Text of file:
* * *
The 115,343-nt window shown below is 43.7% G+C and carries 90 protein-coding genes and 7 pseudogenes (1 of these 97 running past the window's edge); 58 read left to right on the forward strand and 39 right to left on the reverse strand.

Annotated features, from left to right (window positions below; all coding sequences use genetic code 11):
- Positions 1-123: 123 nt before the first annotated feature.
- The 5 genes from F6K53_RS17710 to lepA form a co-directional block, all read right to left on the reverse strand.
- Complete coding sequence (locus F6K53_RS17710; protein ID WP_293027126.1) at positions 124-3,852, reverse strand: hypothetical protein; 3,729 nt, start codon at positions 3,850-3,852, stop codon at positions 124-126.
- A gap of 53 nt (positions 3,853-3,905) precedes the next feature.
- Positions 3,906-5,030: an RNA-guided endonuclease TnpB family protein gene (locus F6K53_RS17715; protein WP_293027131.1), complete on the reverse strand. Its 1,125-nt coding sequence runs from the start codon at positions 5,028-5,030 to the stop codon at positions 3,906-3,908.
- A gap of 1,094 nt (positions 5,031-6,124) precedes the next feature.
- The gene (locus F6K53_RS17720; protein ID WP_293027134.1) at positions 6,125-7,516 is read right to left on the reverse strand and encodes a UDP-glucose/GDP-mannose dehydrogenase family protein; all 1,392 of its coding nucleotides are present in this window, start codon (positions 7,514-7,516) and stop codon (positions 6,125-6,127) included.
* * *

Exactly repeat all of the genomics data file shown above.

The 115,343-nt window shown below is 43.7% G+C and carries 90 protein-coding genes and 7 pseudogenes (1 of these 97 running past the window's edge); 58 read left to right on the forward strand and 39 right to left on the reverse strand.

Annotated features, from left to right (window positions below; all coding sequences use genetic code 11):
- Positions 1-123: 123 nt before the first annotated feature.
- The 5 genes from F6K53_RS17710 to lepA form a co-directional block, all read right to left on the reverse strand.
- Complete coding sequence (locus F6K53_RS17710; protein ID WP_293027126.1) at positions 124-3,852, reverse strand: hypothetical protein; 3,729 nt, start codon at positions 3,850-3,852, stop codon at positions 124-126.
- A gap of 53 nt (positions 3,853-3,905) precedes the next feature.
- Positions 3,906-5,030: an RNA-guided endonuclease TnpB family protein gene (locus F6K53_RS17715; protein WP_293027131.1), complete on the reverse strand. Its 1,125-nt coding sequence runs from the start codon at positions 5,028-5,030 to the stop codon at positions 3,906-3,908.
- A gap of 1,094 nt (positions 5,031-6,124) precedes the next feature.
- The gene (locus F6K53_RS17720; protein ID WP_293027134.1) at positions 6,125-7,516 is read right to left on the reverse strand and encodes a UDP-glucose/GDP-mannose dehydrogenase family protein; all 1,392 of its coding nucleotides are present in this window, start codon (positions 7,514-7,516) and stop codon (positions 6,125-6,127) included.